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Job Record #15559
TitleMassively parallel adaptive LBM simulation for wind turbines
CategoryPhD Studentship
EmployerUniversity of Southampton
LocationUnited Kingdom, Southampton
InternationalYes, international applications are welcome
Closure DateFriday, February 01, 2019
Description:
Expressions of interest are sought from EU students (no UK citizens) to put in a bid with me for a fully funded PhD scholarship under the University of Southampton Presidential Scholarship scheme, sub-category "Best of EU students", results expected to be available by end of February. A first class MEng or MSc degree and citizenship in an EU country other than the UK are mandatory for this scheme.

With a fully funded scholarship you will have considerably freedom in your research within a group that is focussed on CFD development with modern Cartesian methods. In this project you should concentrate on developing modern parallel adaptive lattice Boltzmann methods and their application for simulating the turbulent flow fields created by full-scale wind turbines and related open rotor laboratory experiments within our software framework AMROC. An understanding of the large-scale wake structures generated by operating horizontal axis wind turbines is vital for optimizing wind farm layouts. However, the flow over turbine blades is generally not Reynolds number independent in the velocity ranges of interest for wind turbines, which makes it difficult to draw reliable conclusions from small-scale model experiments.

Numerical simulation of full-scale turbines is a promising avenue, but the difficulties in solving the incompressible or weakly-compressible Navier-Stokes equations on moving three-dimensional meshes are enormous. As an alternative to conventional CFD solvers for this problem class, a novel parallel and dynamically adaptive lattice Boltzmann method for large eddy simulation of turbulent weakly compressible flows with embedded moving structures is currently under development based on the AMROC framework. Using a Smagorinsky-type large eddy turbulence model, our present implementation is already able to predict dynamic loads on a full-scale wind turbine rotor including rotor-tower interaction phenomena within a few percent of manufacturer's specification, while downstream wake structures are exceptionally well preserved.

The advertised position could concentrate particularly on improving the parallel performance of the software and simulating well-documented laboratory experiments for related turbomachinery with high accuracy thereby providing unambiguous method validation. At present, our C++ adaptive mesh refinement system uses a rigorous domain decomposition strategy for dynamic load balancing, and some generalization of this methodology and the hierarchical mesh data structures could be attempted. An extension of the algorithms to hybrid MPI-OpenMP, possibly MPI-OpenACC, communication would allow scaling to several thousand cores. The improved performance could be demonstrated with massively parallel high-resolution simulations of the turbulent wake structures generated by the 4.5m diameter rotor used in the Mexnext experimental campaigns. These laboratory experiments achieve tip speed ratios like full-scale wind turbines and are extensively documented making them an ideal choice for demonstrating the capabilities of the new LBM simulation tool.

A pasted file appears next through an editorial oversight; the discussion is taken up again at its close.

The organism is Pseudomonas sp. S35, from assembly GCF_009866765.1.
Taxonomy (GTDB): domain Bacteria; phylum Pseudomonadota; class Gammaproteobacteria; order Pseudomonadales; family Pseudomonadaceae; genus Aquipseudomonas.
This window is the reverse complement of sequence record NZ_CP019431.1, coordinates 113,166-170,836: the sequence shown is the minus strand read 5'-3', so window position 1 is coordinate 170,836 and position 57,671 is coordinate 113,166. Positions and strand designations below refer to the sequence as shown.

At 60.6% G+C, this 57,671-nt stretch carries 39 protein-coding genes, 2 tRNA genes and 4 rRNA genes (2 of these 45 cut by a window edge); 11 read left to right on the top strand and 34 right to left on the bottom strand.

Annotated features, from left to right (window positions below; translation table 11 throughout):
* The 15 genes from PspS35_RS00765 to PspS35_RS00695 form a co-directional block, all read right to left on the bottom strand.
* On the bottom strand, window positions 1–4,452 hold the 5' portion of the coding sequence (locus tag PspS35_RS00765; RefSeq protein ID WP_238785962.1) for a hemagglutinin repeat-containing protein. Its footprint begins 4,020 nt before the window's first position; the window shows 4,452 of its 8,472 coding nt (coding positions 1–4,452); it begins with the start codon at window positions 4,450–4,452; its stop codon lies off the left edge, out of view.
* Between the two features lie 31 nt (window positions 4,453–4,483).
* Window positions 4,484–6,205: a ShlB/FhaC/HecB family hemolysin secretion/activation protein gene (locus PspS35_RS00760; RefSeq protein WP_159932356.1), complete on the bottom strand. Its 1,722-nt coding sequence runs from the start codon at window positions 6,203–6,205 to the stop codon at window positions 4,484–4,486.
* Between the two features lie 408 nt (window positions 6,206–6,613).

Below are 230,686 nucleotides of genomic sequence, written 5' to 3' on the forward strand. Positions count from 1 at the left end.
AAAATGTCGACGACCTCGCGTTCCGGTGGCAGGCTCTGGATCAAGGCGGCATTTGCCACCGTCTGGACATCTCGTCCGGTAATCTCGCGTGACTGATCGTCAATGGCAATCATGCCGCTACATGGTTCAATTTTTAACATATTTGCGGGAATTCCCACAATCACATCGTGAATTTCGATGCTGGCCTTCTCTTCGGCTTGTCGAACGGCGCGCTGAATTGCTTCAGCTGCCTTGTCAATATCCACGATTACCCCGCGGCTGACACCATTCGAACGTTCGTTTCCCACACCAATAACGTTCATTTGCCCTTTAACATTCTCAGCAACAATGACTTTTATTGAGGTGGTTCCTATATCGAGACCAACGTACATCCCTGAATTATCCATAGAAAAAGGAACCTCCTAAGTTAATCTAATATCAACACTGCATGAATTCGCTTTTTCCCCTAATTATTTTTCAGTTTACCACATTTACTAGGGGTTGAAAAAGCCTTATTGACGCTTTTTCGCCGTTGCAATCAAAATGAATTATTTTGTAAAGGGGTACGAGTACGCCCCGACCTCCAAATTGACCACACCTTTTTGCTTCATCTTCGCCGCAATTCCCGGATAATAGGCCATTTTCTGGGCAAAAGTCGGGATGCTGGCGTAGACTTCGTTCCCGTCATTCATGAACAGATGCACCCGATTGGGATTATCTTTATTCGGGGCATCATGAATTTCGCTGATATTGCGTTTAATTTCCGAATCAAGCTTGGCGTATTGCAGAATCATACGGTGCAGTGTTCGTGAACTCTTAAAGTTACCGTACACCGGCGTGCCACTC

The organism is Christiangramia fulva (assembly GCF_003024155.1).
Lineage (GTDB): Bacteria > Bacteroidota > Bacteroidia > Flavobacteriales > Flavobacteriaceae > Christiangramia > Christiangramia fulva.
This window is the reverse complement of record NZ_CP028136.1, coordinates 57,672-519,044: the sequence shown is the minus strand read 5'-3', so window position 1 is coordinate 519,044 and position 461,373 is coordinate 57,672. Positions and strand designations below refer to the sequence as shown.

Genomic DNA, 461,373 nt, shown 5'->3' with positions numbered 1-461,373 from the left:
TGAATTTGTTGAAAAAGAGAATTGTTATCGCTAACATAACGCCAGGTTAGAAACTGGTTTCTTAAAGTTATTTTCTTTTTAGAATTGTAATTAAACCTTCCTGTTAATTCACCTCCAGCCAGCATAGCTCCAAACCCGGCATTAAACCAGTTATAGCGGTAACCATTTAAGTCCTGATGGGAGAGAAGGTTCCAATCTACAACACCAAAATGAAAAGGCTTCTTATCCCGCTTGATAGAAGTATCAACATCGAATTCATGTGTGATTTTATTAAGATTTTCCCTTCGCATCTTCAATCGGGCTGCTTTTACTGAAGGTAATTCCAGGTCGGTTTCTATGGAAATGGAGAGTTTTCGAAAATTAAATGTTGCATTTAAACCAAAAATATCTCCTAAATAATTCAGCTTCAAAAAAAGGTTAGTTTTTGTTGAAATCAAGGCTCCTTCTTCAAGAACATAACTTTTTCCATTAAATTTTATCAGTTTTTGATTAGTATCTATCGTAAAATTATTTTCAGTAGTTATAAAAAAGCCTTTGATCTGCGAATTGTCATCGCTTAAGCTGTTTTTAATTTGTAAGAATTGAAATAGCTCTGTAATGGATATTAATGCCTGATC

This project is suitable for a student with Aerospace, Mechanical or Computational Engineering degree with demonstrated skills in computer programming (essential). Substantial knowledge of fluid dynamics and engineering mathematics from undergraduate coursework is expected. Familiarity with the lattice Boltzmann method as well as extensive parallel programming experience are not necessary but will be provided as part of the project. Good communication skills are indispensable as you will become part of a team working with the same code base applying modern software development principles. Large-scale computations will be carried out on the Iridis compute clusters of the University of Southampton (12,000 and 18,000 cores) and national supercomputing facilities.

See previous project website and my gallery webpage for some images. If you wish to discuss any details of the project informally, please contact Dr. Ralf Deiterding, Aerodynamics and Flight Mechanics Research Group, Email: r.deiterding@soton.ac.uk, Tel: +44 (0) 2380 59 3384.

Eligibility: This offer is for applying together for a fully funded PhD scholarship by the University of Southampton and is open to all EU citizens, however, UK citizen are not eligible. If you are a UK citizen interested in work on a closely related topic, please see the fully funded PhD scholarship advertisement High Fidelity Simulation of Atmospheric Dispersion with the LBM.

How to Apply: Please send your CV and transcripts directly to r.deiterding@soton.ac.uk
Alternatively: Click here to send a formal application and select the programme - PhD in Engineering and the Environment. Please enter the title of the PhD Studentship in the application form.
Contact Information:
Please mention the CFD Jobs Database, record #15559 when responding to this ad.
NameRalf Deiterding
Emailr.deiterding@soton.ac.uk
Email ApplicationYes
Phone+44 (0) 2380 59 3384
URLhttp://www.ngcm.soton.ac.uk/projects/Massively-parallel-adaptive-lattice-Boltzmann-simulation-for-wind-turbine-applications.html
AddressSchool of Engineering
Highfield Campus
Southampton, SO17 1BJ
Record Data:
Last Modified14:05:06, Thursday, December 27, 2018

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